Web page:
PROBLEMS continue to hound the IT platform of the Land Transportation Office (LTO), the Land Transportation Management System (LTMS), even as the transport agency launched a new system to digitize and centralize its services.

Just recently, an individual was prohibited from renewing his driver's license after a motorcycle violation reflected in his LTMS account.

The motorist, Leonyl Salvador, was surprised because the violation was supposed to have happened in Iloilo in 2018.

Salvador said he does not own a motorcycle and has never been to Iloilo.

Last October, a dilapidated truck plying the roads of Metro Manila was discovered to have a valid LTO registration which should not be the case because of its dubious roadworthiness.

LTO personnel wondered how rundown vehicles can pass the registration process without being detected by the LTMS.

The glitches experienced by the motoring public including a recent report that came out in The Manila Times about two vehicles bearing the same plate numbers were registered in the LTMS, prompting a move at the Senate to review the LTO's contract with German IT firm Dermalog.

The LTMS is part of the P3.19 billion Road IT Infrastructure project that was awarded to the joint venture of Dermalog and its local partners in May 2018.

Senate Minority Leader Aquilino Pimentel 3rd has urged the blue ribbon committee to act on his resolution to look into the alleged "undue payment" given by the LTO to a joint venture in connection with the IT project.

Filed in August last year, Senate Resolution 147 seeks to investigate the LTO's undue payment to the joint venture of Dermalog Identification System, Holy Family Printing Corp., and Microgenesis and Verzontal Builders, citing certain provisions of the law that "issuances are explicit in providing that as a general rule, no payment shall be made for services not yet rendered or for supplies and materials not yet delivered under any contract with the government."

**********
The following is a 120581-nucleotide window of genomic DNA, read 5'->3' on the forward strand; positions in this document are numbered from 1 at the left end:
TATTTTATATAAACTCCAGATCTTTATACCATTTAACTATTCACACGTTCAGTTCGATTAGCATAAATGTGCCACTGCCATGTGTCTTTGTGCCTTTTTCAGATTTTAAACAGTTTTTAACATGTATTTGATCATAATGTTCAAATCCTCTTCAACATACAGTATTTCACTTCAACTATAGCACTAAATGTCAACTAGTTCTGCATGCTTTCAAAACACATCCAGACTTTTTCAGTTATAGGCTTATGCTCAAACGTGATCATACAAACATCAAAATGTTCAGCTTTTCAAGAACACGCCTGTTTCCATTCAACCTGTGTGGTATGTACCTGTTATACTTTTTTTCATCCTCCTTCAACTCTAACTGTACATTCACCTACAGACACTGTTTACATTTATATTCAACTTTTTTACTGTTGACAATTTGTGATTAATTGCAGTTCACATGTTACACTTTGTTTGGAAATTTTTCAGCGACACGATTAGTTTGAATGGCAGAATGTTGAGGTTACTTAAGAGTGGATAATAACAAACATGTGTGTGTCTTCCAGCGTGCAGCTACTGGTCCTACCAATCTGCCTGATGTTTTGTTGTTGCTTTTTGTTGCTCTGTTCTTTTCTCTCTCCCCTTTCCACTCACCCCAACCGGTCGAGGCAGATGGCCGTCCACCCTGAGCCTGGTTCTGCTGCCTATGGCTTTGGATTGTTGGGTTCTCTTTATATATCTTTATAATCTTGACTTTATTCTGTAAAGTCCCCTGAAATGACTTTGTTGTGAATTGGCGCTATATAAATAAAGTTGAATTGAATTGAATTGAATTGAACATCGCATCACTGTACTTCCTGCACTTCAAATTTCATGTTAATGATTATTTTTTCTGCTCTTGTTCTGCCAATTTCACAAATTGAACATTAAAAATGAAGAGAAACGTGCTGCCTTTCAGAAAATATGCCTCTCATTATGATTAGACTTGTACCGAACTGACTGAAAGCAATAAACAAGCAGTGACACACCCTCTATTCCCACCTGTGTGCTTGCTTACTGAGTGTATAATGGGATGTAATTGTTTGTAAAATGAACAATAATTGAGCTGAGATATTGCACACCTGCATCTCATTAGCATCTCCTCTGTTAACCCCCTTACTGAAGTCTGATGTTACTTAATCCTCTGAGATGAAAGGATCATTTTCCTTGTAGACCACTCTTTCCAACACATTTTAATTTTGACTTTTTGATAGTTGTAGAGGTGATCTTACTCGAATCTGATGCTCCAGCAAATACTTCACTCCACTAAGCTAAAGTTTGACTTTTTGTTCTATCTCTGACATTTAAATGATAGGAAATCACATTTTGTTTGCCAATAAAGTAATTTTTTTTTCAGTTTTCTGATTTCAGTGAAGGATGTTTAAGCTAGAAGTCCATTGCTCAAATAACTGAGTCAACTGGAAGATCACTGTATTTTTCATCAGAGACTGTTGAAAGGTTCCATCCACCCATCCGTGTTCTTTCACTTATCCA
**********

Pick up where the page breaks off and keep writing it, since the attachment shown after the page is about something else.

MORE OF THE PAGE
He said that under Clause 10 of the General Conditions of the Contract of the standard Philippine Bidding Documents for Goods, the head of the LTO must certify the system has been duly inspected and accepted before such a payment could be made.

In 2021, the Commission on Audit flagged the LTO for paying Dermalog despite the project turnover not having been completed.

Pimentel also cited various "unresolved issues" that have disrupted the operations of various LTO sites, including the slow processing of documents in getting a driver's license and its renewal, "as well as registration of vehicles, which have been attributed to its new IT system."

Last year, issues plagued LTO's licensing and registration systems, causing a backlog in transactions that lasted for several days.

Dermalog has blamed a "network issue" within the LTO for the slowdown that could have been an act of sabotage.

Despite the unresolved issues, LTO still allowed Dermalog to install the system, which stores and processes data on Philippine citizens applying for a driver's license, car registration and even for paying the fine for violations in one single system.

Dermalog has yet to reply to The Times' request for comment.

According to the LTO, two-thirds of transactions with the agency involve motor vehicle renewals.

2023-03-19T16:58:56Z dg43tfdfdgfd